Physical Education Class

The History of Physical Education in the United States

Physical education history traces back to ancient Greece, but it exists all over the world today. Starting from a young age, children need to engage in regular physical activity to develop their minds and bodies. In the United States, P.E. is a crucial component of early childhood education, laying the foundation for a healthy lifestyle into adulthood.

Introduction to Physical Education

Physical education benefits a growing individual’s mind and body. Increasing physical activity allows students to focus more in school, prevents injury and disease, improves their self-esteem, and reduces stress, anxiety, and depression, among other mental health benefits.

Even if they do not have daily P.E. class, students still benefit from learning about their body and ways to move. From there, they can nurture personal interests in different forms of activity, such as competitive sports, running, yoga, dance, or any other exercise type that they can commit to regularly.

The Evolution of Physical Education

In 386 B.C., P.E. began in ancient Greece. Plato is the one who invented physical education, hosting classes at his school titled Akademia. He understood the importance of teaching children about physical fitness, and students began learning it at age seven. Plato was a skilled wrestler, and he believed that education and physical activity combined helped one attain perfection.

Physical training helped prepare students for careers as warriors or athletes. Common sports included wrestling, boxing, and chariot races. Physical education classes helped progress Greek society, and eventually, word of them spread throughout the world.

P.E. for the American Soldier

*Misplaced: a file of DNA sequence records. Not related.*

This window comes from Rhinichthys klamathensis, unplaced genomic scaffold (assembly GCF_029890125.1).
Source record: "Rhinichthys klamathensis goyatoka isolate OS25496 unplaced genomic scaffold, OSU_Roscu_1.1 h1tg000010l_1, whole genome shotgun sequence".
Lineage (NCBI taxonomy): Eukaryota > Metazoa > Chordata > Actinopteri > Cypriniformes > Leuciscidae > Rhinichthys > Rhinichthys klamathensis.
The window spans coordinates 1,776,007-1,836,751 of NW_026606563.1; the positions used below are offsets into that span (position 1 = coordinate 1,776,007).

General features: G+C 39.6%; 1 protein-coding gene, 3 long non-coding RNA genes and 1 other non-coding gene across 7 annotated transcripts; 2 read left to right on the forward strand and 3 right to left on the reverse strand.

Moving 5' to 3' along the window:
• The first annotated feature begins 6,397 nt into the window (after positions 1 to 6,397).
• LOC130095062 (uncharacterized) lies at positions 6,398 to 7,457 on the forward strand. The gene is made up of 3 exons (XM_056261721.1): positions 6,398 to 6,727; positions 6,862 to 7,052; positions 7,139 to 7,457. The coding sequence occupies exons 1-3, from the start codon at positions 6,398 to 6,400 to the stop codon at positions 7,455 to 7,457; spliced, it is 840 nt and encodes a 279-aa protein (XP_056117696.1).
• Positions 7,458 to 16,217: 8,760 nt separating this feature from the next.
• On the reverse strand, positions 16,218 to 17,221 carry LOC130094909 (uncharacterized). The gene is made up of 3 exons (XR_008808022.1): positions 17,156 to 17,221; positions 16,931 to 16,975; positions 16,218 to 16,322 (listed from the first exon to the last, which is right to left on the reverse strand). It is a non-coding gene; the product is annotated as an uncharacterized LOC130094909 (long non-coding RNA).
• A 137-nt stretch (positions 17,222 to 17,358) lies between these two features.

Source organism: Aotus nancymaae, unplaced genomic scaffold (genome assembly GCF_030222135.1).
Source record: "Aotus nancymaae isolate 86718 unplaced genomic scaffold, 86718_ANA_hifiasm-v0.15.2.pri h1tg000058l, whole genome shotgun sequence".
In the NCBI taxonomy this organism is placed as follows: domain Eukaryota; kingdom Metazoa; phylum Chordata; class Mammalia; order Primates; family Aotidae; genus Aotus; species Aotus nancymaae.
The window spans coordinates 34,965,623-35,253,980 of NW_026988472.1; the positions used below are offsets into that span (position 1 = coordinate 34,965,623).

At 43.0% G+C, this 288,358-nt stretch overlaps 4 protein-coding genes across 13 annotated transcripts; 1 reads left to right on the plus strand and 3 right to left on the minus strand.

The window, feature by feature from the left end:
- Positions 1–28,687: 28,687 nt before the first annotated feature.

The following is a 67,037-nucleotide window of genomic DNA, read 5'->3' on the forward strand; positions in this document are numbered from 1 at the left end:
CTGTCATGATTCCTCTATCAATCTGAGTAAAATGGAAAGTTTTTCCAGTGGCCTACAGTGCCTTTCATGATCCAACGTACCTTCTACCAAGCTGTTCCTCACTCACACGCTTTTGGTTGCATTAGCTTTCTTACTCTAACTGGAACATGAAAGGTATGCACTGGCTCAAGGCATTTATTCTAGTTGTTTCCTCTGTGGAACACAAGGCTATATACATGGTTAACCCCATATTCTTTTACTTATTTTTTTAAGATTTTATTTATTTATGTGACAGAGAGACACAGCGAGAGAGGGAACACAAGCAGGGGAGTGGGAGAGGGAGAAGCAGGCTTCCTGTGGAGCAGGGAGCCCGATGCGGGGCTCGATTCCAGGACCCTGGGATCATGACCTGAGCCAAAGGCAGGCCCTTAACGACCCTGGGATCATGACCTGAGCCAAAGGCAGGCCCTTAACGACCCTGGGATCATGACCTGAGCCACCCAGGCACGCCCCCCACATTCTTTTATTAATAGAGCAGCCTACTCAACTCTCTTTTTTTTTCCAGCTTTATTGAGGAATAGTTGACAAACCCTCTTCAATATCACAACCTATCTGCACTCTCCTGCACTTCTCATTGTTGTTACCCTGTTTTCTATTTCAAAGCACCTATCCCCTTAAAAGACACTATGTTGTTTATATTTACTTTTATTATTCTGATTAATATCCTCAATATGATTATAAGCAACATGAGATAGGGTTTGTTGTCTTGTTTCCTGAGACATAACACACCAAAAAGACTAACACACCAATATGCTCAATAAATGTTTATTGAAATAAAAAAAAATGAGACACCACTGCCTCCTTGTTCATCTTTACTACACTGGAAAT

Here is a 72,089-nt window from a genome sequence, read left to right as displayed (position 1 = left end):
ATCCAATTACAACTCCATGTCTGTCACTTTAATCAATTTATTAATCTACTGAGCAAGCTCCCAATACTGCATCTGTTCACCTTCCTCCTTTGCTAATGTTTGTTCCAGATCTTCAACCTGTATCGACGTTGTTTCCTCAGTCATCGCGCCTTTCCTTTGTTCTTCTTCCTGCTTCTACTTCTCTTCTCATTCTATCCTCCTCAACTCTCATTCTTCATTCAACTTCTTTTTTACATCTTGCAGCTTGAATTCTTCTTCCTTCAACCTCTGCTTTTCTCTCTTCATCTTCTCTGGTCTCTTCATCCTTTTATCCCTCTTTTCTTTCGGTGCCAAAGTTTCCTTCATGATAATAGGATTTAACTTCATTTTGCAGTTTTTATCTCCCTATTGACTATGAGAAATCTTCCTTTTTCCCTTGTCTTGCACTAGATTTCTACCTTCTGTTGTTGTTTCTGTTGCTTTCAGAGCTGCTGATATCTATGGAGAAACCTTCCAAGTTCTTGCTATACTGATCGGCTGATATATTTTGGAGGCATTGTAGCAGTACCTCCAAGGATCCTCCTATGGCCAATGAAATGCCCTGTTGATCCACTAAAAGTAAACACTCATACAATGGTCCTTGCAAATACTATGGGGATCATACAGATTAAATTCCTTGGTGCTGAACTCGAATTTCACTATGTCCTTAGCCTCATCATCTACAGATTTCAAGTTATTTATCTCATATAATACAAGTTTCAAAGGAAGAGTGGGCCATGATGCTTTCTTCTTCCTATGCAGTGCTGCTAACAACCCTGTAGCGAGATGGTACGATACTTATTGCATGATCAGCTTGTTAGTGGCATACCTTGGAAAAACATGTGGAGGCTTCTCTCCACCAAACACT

It wasn’t until the mid-19th century that physical education started in the United States. Similar to Athens education, P.E. trained and educated soldiers for battle. After the American Civil War, schools enacted laws necessitating physical education programs in public schools to prepare future generations for war.

Nonetheless, schools eventually used these classes to take health seriously and offered more attention to physical health and development. World War I showed that ⅓ of military recruits were physically unfit for combat. The government then passed legislation to improve the quality of these courses.

Committing to America’s Children

By World War II, physical education became common for men and women to cultivate their physiques for combat and manual labor. Since the military draft rejected some men from childhood malnutrition, President Franklin D. Roosevelt introduced the National School Lunch Program to improve children’s nutrition.

Soon after, a national fear arose concerning the rapid weight gain of American children. President John F. Kennedy became an advocate for physical education and…  CLICK HERE to purchase the rest of this article for only $1.50

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